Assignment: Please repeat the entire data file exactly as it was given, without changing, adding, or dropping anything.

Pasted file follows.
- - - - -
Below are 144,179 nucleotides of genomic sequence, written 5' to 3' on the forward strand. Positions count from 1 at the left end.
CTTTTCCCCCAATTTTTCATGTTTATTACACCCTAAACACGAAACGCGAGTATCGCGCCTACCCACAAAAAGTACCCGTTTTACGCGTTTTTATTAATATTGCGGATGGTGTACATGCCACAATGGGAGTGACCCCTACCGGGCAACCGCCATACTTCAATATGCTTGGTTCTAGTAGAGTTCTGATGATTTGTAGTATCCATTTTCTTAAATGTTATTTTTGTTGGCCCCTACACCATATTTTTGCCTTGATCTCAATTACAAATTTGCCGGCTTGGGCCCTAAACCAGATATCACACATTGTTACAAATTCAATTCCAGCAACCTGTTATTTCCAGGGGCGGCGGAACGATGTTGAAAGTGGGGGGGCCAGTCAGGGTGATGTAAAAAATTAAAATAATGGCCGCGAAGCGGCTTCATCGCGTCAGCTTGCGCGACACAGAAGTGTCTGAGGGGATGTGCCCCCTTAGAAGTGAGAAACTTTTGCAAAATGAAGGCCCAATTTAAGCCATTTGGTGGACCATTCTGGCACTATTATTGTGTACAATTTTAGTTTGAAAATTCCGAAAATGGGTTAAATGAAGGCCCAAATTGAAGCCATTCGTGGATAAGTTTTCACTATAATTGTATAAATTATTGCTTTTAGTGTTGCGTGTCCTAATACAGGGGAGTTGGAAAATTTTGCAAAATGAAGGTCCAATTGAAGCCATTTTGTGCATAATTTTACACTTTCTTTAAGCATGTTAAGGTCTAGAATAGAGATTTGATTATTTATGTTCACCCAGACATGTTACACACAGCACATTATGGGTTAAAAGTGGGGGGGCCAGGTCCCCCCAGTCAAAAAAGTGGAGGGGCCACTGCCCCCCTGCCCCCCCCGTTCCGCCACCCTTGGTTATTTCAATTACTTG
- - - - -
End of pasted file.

Below are 144,179 nucleotides of genomic sequence, written 5' to 3' on the forward strand. Positions count from 1 at the left end.
CTTTTCCCCCAATTTTTCATGTTTATTACACCCTAAACACGAAACGCGAGTATCGCGCCTACCCACAAAAAGTACCCGTTTTACGCGTTTTTATTAATATTGCGGATGGTGTACATGCCACAATGGGAGTGACCCCTACCGGGCAACCGCCATACTTCAATATGCTTGGTTCTAGTAGAGTTCTGATGATTTGTAGTATCCATTTTCTTAAATGTTATTTTTGTTGGCCCCTACACCATATTTTTGCCTTGATCTCAATTACAAATTTGCCGGCTTGGGCCCTAAACCAGATATCACACATTGTTACAAATTCAATTCCAGCAACCTGTTATTTCCAGGGGCGGCGGAACGATGTTGAAAGTGGGGGGGCCAGTCAGGGTGATGTAAAAAATTAAAATAATGGCCGCGAAGCGGCTTCATCGCGTCAGCTTGCGCGACACAGAAGTGTCTGAGGGGATGTGCCCCCTTAGAAGTGAGAAACTTTTGCAAAATGAAGGCCCAATTTAAGCCATTTGGTGGACCATTCTGGCACTATTATTGTGTACAATTTTAGTTTGAAAATTCCGAAAATGGGTTAAATGAAGGCCCAAATTGAAGCCATTCGTGGATAAGTTTTCACTATAATTGTATAAATTATTGCTTTTAGTGTTGCGTGTCCTAATACAGGGGAGTTGGAAAATTTTGCAAAATGAAGGTCCAATTGAAGCCATTTTGTGCATAATTTTACACTTTCTTTAAGCATGTTAAGGTCTAGAATAGAGATTTGATTATTTATGTTCACCCAGACATGTTACACACAGCACATTATGGGTTAAAAGTGGGGGGGCCAGGTCCCCCCAGTCAAAAAAGTGGAGGGGCCACTGCCCCCCTGCCCCCCCCGTTCCGCCACCCTTGGTTATTTCAATTACTTG